Theory of Computing
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Title : Tight Bounds on the Approximability of Almost-Satisfiable Horn SAT and Exact Hitting Set
Authors : Venkatesan Guruswami and Yuan Zhou
Volume : 8
Number : 11
Pages : 239-267
URL : http://www.theoryofcomputing.org/articles/v008a011
Abstract
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We study the approximability of two natural Boolean constraint
satisfaction problems: Horn satisfiability and exact hitting set.
Under the Unique Games conjecture, we prove the following optimal
inapproximability and approximability results for finding an
assignment satisfying as many constraints as possible given a
near-satisfiable instance.
1. Given an instance of Max Horn-3SAT that admits an assignment
satisfying (1 - \epsilon) of its constraints for some small constant
\epsilon > 0, it is hard to find an assignment satisfying more than
(1 - 1/O(log (1 / \epsilon))) of the constraints. This matches a linear
programming based algorithm due to Zwick (STOC 1998), resolving the
natural open question raised in that work concerning the optimality
of the approximation bound.
Given a (1 - \epsilon)-satisfiable instance of Max Horn-2SAT for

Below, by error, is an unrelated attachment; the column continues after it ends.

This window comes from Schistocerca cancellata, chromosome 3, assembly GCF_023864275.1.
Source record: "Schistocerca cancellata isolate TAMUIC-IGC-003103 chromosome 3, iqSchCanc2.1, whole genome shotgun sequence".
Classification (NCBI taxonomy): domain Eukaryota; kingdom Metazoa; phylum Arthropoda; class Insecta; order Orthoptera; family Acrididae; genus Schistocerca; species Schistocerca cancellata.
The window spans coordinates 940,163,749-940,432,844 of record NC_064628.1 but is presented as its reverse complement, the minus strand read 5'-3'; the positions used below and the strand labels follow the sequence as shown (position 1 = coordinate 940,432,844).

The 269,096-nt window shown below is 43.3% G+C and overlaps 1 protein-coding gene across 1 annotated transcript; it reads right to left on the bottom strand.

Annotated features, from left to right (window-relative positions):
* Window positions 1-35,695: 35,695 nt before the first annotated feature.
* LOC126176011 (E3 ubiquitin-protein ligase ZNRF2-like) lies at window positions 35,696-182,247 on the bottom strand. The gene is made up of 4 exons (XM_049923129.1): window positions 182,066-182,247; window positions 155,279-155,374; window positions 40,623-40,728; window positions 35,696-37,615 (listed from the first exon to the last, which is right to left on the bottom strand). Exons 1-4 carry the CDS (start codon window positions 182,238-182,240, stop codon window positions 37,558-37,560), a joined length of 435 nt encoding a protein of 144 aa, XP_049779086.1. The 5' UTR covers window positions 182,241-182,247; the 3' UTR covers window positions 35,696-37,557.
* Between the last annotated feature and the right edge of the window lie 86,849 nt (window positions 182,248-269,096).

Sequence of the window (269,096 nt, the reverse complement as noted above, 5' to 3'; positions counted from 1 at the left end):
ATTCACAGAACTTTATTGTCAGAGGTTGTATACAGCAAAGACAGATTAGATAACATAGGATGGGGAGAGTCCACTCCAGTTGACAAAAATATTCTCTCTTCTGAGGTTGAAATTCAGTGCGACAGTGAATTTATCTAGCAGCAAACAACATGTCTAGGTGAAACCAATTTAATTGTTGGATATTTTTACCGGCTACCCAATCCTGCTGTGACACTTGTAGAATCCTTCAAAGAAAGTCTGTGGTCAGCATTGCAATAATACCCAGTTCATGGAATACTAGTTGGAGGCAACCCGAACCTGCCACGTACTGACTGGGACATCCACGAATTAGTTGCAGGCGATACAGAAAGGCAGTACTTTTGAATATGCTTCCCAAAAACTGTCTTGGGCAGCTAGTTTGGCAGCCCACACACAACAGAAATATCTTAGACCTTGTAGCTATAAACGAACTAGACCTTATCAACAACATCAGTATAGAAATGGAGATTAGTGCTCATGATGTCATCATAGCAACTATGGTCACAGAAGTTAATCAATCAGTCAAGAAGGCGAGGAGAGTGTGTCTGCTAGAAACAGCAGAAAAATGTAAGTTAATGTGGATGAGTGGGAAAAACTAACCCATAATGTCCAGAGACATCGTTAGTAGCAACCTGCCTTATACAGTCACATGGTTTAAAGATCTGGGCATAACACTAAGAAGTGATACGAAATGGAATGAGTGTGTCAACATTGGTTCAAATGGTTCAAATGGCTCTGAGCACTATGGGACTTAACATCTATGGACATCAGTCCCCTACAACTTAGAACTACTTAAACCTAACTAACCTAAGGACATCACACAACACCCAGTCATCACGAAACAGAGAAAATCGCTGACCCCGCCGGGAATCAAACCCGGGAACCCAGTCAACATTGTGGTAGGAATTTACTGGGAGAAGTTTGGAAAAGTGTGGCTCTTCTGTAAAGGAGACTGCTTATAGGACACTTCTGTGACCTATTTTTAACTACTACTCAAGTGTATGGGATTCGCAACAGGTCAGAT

some constant \epsilon > 0, it is possible to find a (1 - 2\epsilon)-
satisfying assignment efficiently. This improves the algorithm given
in Khanna et al. (2000) which finds a (1 - 3\epsilon)-satisfying
assignment, and also matches the (1 - c\epsilon) hardness for any
c < 2 derived from vertex cover (under UGC).
2. An instance of Max 1-in-k-HS consists of a universe U and a
collection C of subsets of U of size at most k, and the goal is
to find a subset of U that intersects the maximum number of sets
in C at a unique element. We prove that Max 1-in-k-HS is hard to
approximate within a factor of O(1 / log k) for every fixed
integer k. This matches (up to constant factors) an easy factor
\Omega(1 / log k) approximation algorithm for the problem, and
resolves a question posed in Guruswami and Trevisan (APPROX 2005).
It is crucial for the above hardness that sets of size up to k
are allowed; indeed, when all sets have size k, there is a simple
factor 1/e-approximation algorithm.
Our hardness results are proved by constructing integrality gap
instances for a semidefinite programming relaxation for the
problems, and using Raghavendra's result (STOC 2008) to conclude
that no algorithm can do better than the SDP assuming the UGC. In
contrast to previous such constructions where the instances had a
good SDP solution by design and the main task was bounding the
integral optimum, the challenge in our case is the construction
of appropriate SDP vectors and the integral optimum is easy to
bound. Our algorithmic results are based on rounding appropriate
linear programming relaxations.